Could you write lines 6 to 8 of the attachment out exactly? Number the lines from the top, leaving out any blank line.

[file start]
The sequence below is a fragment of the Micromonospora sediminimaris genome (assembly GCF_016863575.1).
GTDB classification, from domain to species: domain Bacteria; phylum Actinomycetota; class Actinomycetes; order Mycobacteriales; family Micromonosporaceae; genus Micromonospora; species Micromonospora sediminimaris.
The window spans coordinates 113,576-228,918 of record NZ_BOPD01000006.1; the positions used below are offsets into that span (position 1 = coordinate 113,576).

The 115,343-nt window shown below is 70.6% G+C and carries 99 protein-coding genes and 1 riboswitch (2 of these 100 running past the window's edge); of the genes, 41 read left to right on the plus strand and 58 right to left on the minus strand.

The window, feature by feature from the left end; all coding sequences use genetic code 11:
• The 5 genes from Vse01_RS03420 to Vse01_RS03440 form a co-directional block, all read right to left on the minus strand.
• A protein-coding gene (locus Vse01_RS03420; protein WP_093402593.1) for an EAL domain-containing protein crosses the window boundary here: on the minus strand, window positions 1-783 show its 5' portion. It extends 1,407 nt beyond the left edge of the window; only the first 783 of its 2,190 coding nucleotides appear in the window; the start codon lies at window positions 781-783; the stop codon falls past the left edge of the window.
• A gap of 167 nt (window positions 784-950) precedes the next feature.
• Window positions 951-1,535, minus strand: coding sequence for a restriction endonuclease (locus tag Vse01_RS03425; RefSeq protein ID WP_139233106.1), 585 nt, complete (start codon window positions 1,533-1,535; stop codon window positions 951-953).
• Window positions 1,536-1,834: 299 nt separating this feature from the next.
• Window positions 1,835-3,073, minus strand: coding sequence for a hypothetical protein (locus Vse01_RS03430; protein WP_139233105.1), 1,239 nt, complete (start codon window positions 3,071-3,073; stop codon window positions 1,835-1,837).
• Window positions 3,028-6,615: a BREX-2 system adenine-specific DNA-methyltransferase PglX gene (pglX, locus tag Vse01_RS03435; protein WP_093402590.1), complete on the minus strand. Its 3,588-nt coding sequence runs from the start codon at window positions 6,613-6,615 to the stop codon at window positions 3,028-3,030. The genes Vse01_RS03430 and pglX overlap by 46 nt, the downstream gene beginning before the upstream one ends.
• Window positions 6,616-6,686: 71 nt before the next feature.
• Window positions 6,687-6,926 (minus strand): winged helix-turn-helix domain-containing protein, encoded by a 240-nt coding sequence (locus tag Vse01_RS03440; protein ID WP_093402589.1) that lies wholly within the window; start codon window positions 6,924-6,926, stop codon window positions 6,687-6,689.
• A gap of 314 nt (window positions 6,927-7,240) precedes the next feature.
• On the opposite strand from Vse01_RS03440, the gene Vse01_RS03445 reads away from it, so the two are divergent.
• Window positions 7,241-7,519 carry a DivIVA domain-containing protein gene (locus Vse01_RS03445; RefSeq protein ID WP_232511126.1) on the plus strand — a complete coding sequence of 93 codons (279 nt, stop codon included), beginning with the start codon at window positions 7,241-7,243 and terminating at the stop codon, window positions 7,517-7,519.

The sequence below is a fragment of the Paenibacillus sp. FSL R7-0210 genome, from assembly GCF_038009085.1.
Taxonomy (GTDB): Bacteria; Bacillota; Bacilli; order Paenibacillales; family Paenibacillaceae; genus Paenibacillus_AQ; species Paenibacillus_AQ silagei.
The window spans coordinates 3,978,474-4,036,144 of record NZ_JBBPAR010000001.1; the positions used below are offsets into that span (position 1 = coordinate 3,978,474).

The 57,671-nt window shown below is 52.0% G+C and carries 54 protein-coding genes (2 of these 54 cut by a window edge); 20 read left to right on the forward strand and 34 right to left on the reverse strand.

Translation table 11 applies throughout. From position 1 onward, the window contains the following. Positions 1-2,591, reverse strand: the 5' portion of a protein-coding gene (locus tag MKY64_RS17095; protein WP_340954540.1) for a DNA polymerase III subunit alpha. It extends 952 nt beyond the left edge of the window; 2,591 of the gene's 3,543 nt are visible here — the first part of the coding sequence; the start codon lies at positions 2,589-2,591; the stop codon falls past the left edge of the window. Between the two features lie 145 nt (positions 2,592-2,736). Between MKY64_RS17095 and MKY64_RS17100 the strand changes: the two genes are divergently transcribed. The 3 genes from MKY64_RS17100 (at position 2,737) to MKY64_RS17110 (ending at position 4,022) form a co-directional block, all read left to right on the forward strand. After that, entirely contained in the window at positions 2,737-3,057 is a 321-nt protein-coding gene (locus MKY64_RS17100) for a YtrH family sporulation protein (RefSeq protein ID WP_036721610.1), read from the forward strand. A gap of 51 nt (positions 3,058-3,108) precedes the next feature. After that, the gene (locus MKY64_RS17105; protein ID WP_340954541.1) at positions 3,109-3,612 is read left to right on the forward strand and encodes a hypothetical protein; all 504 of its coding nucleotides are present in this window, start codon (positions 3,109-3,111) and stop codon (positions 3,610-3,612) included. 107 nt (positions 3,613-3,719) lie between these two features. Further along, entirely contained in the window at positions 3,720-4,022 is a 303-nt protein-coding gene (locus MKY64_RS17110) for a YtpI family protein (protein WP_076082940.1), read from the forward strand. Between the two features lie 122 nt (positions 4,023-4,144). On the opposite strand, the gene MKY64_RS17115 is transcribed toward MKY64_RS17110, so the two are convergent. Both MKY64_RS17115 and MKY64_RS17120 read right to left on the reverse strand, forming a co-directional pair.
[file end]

• The 5 genes from Vse01_RS03420 to Vse01_RS03440 form a co-directional block, all read right to left on the minus strand.
• A protein-coding gene (locus Vse01_RS03420; protein WP_093402593.1) for an EAL domain-containing protein crosses the window boundary here: on the minus strand, window positions 1-783 show its 5' portion. It extends 1,407 nt beyond the left edge of the window; only the first 783 of its 2,190 coding nucleotides appear in the window; the start codon lies at window positions 781-783; the stop codon falls past the left edge of the window.
• A gap of 167 nt (window positions 784-950) precedes the next feature.